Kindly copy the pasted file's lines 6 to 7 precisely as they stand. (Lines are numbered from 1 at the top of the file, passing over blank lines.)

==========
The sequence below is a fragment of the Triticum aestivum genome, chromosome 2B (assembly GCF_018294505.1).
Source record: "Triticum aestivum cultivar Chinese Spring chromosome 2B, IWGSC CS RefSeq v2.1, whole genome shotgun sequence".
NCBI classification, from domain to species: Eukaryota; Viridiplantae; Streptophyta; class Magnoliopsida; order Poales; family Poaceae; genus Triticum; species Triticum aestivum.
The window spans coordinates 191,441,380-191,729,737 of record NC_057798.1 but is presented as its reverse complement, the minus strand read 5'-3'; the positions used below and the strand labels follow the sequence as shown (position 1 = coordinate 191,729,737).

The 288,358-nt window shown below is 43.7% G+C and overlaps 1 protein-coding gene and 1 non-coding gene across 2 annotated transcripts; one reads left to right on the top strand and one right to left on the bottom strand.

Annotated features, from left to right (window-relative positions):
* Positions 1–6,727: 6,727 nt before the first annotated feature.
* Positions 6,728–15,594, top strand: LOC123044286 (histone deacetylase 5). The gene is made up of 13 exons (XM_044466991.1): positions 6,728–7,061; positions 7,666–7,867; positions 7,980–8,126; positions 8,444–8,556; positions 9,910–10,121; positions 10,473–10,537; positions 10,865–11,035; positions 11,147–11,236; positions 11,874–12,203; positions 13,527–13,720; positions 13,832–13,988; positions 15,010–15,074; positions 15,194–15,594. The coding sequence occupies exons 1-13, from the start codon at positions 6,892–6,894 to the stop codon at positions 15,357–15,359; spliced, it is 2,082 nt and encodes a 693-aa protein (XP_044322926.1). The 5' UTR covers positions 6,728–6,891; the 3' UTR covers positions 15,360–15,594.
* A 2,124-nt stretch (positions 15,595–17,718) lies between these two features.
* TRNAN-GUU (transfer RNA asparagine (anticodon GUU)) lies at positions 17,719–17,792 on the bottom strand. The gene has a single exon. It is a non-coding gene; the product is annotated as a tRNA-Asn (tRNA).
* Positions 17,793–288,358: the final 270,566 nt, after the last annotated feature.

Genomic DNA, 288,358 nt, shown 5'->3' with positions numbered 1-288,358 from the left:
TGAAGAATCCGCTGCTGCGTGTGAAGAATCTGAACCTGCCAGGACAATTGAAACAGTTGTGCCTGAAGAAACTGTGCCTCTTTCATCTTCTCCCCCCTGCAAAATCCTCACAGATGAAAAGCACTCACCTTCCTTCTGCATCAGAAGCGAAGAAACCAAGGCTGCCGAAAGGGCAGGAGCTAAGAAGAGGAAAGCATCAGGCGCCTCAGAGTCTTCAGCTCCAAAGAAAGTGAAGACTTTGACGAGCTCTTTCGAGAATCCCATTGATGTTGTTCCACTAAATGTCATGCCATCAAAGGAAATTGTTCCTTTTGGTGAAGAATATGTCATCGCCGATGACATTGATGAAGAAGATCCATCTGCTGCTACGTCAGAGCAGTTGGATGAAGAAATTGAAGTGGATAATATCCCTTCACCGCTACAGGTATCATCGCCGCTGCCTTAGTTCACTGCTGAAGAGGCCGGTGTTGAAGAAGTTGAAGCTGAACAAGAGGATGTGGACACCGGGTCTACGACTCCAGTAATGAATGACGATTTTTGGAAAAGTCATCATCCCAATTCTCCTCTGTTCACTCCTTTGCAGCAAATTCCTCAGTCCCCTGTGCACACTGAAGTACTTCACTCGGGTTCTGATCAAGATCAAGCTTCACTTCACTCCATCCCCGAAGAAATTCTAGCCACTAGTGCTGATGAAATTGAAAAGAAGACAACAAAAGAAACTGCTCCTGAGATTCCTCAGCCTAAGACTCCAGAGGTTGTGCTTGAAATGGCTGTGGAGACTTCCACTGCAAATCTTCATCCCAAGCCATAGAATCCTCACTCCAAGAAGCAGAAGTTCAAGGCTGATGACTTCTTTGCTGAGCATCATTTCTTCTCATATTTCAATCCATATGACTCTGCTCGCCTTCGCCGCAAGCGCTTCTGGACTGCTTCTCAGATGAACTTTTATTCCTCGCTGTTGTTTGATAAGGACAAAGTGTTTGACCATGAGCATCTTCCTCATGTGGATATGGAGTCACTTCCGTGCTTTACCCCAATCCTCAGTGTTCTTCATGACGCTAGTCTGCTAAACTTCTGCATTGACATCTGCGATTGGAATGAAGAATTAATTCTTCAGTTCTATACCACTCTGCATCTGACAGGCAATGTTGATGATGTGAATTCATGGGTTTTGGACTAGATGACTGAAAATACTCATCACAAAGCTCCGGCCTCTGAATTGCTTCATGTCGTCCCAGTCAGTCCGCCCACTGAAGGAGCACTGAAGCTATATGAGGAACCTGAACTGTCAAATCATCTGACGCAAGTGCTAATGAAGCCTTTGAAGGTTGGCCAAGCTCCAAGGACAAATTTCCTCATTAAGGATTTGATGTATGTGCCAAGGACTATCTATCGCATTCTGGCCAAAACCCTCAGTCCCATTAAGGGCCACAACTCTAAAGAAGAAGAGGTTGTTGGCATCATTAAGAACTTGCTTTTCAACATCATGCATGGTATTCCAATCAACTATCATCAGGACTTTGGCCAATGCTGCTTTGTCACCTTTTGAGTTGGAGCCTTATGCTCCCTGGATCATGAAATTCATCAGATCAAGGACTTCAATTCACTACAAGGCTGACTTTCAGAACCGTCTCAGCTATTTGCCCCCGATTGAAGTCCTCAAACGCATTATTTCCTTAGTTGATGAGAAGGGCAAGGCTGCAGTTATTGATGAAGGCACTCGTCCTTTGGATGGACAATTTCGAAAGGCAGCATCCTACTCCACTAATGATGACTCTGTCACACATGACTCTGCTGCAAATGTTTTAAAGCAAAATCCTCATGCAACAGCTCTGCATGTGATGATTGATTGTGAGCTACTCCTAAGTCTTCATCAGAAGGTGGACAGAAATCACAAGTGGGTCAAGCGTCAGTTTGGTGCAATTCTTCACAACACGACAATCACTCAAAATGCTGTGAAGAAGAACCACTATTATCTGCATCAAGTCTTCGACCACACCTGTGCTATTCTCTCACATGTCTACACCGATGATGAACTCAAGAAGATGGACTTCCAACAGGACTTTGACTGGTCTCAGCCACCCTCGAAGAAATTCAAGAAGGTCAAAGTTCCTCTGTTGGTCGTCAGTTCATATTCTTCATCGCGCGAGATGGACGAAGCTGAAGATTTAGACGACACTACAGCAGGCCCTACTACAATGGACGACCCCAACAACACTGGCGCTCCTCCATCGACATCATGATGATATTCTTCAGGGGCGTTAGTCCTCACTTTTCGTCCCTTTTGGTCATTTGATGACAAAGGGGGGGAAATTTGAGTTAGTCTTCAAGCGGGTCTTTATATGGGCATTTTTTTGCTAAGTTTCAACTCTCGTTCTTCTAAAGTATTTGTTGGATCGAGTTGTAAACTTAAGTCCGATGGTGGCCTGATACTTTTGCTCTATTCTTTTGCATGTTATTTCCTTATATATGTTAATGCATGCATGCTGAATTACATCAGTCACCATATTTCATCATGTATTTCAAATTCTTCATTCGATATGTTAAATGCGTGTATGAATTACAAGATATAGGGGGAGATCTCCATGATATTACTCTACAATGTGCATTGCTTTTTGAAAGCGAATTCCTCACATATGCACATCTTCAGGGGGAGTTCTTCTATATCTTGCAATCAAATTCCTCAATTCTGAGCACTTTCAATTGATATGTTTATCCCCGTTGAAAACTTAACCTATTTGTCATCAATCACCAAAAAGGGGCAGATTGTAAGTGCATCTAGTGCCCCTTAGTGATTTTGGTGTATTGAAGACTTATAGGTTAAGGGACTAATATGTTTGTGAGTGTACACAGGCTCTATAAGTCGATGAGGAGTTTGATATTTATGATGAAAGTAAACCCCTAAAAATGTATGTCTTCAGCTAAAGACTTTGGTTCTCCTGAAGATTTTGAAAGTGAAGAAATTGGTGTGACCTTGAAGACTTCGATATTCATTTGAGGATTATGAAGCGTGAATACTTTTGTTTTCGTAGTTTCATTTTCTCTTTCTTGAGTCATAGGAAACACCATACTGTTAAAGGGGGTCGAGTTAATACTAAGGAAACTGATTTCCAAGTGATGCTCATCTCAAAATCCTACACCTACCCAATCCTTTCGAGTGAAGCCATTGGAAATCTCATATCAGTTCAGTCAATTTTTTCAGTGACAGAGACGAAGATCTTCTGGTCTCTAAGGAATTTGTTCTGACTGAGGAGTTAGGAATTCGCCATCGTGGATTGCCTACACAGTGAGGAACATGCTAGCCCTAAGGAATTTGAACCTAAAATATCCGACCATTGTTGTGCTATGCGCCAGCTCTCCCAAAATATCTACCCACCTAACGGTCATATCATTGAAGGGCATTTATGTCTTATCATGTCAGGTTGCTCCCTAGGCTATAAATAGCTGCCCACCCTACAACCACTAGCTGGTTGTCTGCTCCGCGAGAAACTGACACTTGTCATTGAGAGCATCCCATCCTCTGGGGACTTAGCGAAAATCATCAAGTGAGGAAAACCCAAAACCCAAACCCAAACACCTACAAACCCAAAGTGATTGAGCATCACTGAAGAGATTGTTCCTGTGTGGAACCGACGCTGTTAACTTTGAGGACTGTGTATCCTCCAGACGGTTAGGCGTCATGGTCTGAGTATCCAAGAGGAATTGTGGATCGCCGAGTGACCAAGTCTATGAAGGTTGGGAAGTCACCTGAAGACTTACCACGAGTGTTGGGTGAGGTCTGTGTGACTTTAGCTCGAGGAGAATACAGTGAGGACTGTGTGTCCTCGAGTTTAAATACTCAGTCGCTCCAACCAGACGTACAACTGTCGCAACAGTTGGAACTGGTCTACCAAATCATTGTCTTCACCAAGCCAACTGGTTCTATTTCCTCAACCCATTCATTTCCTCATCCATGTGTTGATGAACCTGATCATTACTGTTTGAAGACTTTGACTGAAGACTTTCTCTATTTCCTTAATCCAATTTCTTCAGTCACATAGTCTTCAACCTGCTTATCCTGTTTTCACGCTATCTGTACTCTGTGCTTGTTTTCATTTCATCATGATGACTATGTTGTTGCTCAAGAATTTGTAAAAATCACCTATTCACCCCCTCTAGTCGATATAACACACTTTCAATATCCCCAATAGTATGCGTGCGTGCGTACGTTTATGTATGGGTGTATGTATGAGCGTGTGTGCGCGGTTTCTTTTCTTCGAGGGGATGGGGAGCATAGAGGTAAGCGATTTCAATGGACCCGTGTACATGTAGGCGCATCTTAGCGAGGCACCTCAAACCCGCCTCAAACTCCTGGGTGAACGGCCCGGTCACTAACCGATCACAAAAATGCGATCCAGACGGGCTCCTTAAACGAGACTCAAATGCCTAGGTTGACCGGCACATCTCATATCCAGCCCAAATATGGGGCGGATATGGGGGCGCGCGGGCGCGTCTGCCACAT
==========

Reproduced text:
Annotated features, from left to right (window-relative positions):
* Positions 1–6,727: 6,727 nt before the first annotated feature.